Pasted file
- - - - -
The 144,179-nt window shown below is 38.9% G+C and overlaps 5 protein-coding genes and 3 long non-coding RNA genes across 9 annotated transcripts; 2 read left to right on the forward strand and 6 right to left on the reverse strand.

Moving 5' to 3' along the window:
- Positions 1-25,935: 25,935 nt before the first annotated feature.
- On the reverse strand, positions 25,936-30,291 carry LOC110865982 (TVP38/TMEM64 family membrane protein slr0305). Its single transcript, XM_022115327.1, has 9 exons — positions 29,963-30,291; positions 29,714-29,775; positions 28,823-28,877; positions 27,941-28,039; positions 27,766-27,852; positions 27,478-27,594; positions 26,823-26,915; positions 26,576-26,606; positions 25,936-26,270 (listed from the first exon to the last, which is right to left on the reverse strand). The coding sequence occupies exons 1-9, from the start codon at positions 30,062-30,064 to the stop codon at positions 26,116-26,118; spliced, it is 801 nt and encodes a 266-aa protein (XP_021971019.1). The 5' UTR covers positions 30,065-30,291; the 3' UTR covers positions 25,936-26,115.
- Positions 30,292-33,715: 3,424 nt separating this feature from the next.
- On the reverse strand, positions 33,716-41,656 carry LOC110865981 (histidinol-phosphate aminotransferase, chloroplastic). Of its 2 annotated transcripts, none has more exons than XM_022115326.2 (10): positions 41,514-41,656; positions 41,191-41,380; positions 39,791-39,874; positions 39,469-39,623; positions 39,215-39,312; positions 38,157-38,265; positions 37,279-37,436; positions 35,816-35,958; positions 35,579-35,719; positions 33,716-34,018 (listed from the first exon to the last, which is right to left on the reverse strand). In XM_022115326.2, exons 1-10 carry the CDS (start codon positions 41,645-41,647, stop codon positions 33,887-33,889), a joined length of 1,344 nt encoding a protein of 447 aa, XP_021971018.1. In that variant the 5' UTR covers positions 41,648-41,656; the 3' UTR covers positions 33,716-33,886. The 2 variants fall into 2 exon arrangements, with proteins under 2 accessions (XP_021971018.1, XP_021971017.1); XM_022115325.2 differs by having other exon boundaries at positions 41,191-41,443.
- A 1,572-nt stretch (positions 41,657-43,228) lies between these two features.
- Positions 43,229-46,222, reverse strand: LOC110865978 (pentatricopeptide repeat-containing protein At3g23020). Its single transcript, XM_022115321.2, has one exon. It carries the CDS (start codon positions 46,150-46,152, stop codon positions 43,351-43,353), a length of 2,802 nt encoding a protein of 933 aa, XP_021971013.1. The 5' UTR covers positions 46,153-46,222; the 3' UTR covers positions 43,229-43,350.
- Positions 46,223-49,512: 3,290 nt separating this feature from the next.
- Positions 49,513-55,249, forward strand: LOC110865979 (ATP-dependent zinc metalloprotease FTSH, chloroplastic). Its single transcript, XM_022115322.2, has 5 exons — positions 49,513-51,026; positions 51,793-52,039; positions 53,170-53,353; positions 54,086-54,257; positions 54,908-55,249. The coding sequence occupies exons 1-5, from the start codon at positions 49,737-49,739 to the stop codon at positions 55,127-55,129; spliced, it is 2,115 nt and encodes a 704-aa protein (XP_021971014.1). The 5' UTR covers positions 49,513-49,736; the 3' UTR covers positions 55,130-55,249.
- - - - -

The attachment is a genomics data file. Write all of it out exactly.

The 144,179-nt window shown below is 38.9% G+C and overlaps 5 protein-coding genes and 3 long non-coding RNA genes across 9 annotated transcripts; 2 read left to right on the forward strand and 6 right to left on the reverse strand.

Moving 5' to 3' along the window:
- Positions 1-25,935: 25,935 nt before the first annotated feature.
- On the reverse strand, positions 25,936-30,291 carry LOC110865982 (TVP38/TMEM64 family membrane protein slr0305). Its single transcript, XM_022115327.1, has 9 exons — positions 29,963-30,291; positions 29,714-29,775; positions 28,823-28,877; positions 27,941-28,039; positions 27,766-27,852; positions 27,478-27,594; positions 26,823-26,915; positions 26,576-26,606; positions 25,936-26,270 (listed from the first exon to the last, which is right to left on the reverse strand). The coding sequence occupies exons 1-9, from the start codon at positions 30,062-30,064 to the stop codon at positions 26,116-26,118; spliced, it is 801 nt and encodes a 266-aa protein (XP_021971019.1). The 5' UTR covers positions 30,065-30,291; the 3' UTR covers positions 25,936-26,115.
- Positions 30,292-33,715: 3,424 nt separating this feature from the next.
- On the reverse strand, positions 33,716-41,656 carry LOC110865981 (histidinol-phosphate aminotransferase, chloroplastic). Of its 2 annotated transcripts, none has more exons than XM_022115326.2 (10): positions 41,514-41,656; positions 41,191-41,380; positions 39,791-39,874; positions 39,469-39,623; positions 39,215-39,312; positions 38,157-38,265; positions 37,279-37,436; positions 35,816-35,958; positions 35,579-35,719; positions 33,716-34,018 (listed from the first exon to the last, which is right to left on the reverse strand). In XM_022115326.2, exons 1-10 carry the CDS (start codon positions 41,645-41,647, stop codon positions 33,887-33,889), a joined length of 1,344 nt encoding a protein of 447 aa, XP_021971018.1. In that variant the 5' UTR covers positions 41,648-41,656; the 3' UTR covers positions 33,716-33,886. The 2 variants fall into 2 exon arrangements, with proteins under 2 accessions (XP_021971018.1, XP_021971017.1); XM_022115325.2 differs by having other exon boundaries at positions 41,191-41,443.
- A 1,572-nt stretch (positions 41,657-43,228) lies between these two features.
- Positions 43,229-46,222, reverse strand: LOC110865978 (pentatricopeptide repeat-containing protein At3g23020). Its single transcript, XM_022115321.2, has one exon. It carries the CDS (start codon positions 46,150-46,152, stop codon positions 43,351-43,353), a length of 2,802 nt encoding a protein of 933 aa, XP_021971013.1. The 5' UTR covers positions 46,153-46,222; the 3' UTR covers positions 43,229-43,350.
- Positions 46,223-49,512: 3,290 nt separating this feature from the next.
- Positions 49,513-55,249, forward strand: LOC110865979 (ATP-dependent zinc metalloprotease FTSH, chloroplastic). Its single transcript, XM_022115322.2, has 5 exons — positions 49,513-51,026; positions 51,793-52,039; positions 53,170-53,353; positions 54,086-54,257; positions 54,908-55,249. The coding sequence occupies exons 1-5, from the start codon at positions 49,737-49,739 to the stop codon at positions 55,127-55,129; spliced, it is 2,115 nt and encodes a 704-aa protein (XP_021971014.1). The 5' UTR covers positions 49,513-49,736; the 3' UTR covers positions 55,130-55,249.